Canada slips out of UN's Top 10 list of most-developed countries
Jennifer Ditchburn, The Canadian Press
Published Thursday, March 14, 2013 11:32AM EDT
Last Updated Thursday, March 14, 2013 11:27PM EDT
OTTAWA -- Canada has slipped out of the top 10 countries listed in the annual United Nation's human development index -- a far cry from the 1990s when it held the first place for most of the decade.
The 2013 report, which reviews a country's performance in health, education and income, places Canada in 11th place versus 10th last year.
A closer look at the trends shows Canada actually did better than last year, but other countries such as Japan and Australia improved at a greater rate.
When the numbers are adjusted for gender inequality, Canada slumps to 18th place. The United States fares even worse -- sinking from third to 42nd place.
But the main finding of the report, entitled "The Rise of the South," is a positive one on a global scale. It says that countries that had previously struggled with poverty and inequality are now on a steady developmental climb.
It says Brazil, China and India's combined gross domestic product is now about equal to the combined GDP of Canada, France, Germany, Italy, the United Kingdom and the United States.
"When dozens of countries and billions of people move up the development ladder, as they are doing today, it has a direct impact on wealth creation and broader human progress in all countries and regions of the world," says the report.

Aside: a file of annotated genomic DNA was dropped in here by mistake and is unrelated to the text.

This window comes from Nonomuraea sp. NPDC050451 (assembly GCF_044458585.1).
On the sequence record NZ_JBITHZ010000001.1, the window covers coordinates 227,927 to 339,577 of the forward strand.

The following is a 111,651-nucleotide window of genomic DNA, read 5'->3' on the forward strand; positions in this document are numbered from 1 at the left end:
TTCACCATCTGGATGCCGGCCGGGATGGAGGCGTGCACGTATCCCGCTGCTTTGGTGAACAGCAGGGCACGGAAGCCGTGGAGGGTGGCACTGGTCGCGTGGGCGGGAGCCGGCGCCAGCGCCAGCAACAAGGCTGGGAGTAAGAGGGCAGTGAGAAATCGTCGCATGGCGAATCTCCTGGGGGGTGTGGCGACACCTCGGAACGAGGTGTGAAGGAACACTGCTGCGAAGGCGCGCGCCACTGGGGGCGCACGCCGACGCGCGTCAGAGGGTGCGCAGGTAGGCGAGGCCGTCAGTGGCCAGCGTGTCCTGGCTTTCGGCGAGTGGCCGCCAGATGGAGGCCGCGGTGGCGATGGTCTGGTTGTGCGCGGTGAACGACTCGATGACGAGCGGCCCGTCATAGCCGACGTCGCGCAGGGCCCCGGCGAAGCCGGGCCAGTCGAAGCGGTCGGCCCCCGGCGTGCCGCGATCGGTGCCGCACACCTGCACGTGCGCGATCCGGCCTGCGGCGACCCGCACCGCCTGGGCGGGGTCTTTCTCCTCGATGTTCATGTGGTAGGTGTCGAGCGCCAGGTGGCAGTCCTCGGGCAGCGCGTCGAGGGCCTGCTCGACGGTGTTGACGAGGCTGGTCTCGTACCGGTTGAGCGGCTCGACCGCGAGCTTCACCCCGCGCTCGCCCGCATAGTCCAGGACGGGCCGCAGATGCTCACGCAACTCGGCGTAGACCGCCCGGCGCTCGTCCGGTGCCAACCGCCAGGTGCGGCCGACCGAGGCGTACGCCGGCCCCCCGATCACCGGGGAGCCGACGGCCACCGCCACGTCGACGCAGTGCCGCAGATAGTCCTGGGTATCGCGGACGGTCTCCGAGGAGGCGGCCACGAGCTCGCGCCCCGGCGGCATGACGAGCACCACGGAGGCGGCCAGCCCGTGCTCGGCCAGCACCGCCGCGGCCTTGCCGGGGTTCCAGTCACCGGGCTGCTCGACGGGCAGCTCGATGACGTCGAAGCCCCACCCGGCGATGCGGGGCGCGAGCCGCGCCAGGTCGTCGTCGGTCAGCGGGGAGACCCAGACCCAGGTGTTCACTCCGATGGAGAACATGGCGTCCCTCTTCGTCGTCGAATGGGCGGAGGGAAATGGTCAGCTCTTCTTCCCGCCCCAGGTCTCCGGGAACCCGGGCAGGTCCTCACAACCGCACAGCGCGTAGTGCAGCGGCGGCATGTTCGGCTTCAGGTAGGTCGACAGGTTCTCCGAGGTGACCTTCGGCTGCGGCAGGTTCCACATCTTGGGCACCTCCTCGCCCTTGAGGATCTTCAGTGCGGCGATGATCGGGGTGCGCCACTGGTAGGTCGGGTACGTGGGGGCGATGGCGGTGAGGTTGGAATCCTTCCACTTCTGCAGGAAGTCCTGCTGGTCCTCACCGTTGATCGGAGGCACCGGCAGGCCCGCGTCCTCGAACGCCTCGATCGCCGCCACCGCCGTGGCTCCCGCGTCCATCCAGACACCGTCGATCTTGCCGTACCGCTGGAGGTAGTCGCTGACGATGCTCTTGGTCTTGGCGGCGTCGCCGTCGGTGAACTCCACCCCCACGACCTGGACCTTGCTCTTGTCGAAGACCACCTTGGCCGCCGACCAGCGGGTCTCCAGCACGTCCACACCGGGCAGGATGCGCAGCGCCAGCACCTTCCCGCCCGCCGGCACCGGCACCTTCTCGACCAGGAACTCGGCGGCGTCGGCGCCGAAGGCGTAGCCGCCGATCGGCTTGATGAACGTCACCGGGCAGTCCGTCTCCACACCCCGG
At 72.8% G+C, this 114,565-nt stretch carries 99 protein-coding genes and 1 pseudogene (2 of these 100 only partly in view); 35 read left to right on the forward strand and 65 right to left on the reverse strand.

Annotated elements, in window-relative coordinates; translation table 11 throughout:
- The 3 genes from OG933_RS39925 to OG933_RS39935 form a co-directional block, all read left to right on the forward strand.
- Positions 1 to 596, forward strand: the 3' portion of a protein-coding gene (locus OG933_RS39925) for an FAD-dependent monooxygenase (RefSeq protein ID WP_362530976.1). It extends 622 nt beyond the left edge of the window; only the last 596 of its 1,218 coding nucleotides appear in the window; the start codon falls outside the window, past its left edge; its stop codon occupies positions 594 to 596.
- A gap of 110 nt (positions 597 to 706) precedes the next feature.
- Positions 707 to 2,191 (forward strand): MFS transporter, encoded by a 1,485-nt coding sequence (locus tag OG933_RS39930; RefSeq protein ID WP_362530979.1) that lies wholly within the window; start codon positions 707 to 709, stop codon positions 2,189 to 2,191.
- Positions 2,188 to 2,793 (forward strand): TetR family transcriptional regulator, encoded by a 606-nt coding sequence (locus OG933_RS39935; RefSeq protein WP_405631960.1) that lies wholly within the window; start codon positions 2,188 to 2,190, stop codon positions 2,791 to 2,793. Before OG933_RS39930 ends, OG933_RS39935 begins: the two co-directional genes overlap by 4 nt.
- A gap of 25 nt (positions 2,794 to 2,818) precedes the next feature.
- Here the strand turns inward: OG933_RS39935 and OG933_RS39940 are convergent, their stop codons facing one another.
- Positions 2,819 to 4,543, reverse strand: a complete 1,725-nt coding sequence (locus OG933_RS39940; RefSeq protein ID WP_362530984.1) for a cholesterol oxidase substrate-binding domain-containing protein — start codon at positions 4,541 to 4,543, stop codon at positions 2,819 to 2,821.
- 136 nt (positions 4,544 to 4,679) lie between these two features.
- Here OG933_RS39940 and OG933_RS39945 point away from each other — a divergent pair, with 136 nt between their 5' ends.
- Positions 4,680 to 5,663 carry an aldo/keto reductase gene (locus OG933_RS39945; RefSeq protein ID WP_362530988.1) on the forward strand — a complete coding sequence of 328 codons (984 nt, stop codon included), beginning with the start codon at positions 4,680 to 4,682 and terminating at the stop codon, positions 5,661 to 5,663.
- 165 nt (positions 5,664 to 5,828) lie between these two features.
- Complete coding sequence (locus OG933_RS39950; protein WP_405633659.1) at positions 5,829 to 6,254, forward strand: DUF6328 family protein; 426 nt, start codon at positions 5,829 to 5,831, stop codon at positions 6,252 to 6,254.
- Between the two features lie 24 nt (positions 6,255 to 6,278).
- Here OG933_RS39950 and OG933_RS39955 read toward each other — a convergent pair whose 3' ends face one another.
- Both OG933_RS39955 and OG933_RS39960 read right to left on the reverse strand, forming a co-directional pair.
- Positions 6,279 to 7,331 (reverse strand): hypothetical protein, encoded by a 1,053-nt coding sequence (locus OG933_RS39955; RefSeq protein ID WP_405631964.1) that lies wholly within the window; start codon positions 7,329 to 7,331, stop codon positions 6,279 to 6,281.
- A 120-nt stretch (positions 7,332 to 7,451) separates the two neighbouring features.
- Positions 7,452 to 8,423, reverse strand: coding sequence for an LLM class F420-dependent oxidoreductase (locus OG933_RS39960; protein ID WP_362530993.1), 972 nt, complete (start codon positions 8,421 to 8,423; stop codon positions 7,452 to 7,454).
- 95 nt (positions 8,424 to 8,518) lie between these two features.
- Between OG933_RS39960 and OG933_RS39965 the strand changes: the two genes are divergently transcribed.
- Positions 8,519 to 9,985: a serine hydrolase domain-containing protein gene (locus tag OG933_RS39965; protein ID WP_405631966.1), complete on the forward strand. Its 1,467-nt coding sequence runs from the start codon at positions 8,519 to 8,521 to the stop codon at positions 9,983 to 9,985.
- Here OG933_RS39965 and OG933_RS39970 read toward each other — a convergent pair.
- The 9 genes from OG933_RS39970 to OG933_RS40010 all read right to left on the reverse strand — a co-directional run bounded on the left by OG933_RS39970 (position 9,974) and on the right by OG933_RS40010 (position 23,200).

Even the countries at the bottom of the development list, Niger and the Democratic Republic of Congo, are among those who showed the greatest improvement.
The UN Development Program credits three factors for the developmental gains. It says southern nations are being proactive and pragmatic in developing policies for their private and public sectors. The countries are also tapping into global markets, and investing in social programs.
The report goes on to suggest that multilateral, international organizations should be reformed to include better representation from the southern hemisphere.
"If they are to survive, international institutions need to be more representative, transparent and accountable," said the report.
"Indeed, some intergovernmental processes would be invigorated by greater participation from the South, which can bring substantial financial, technological and human resources."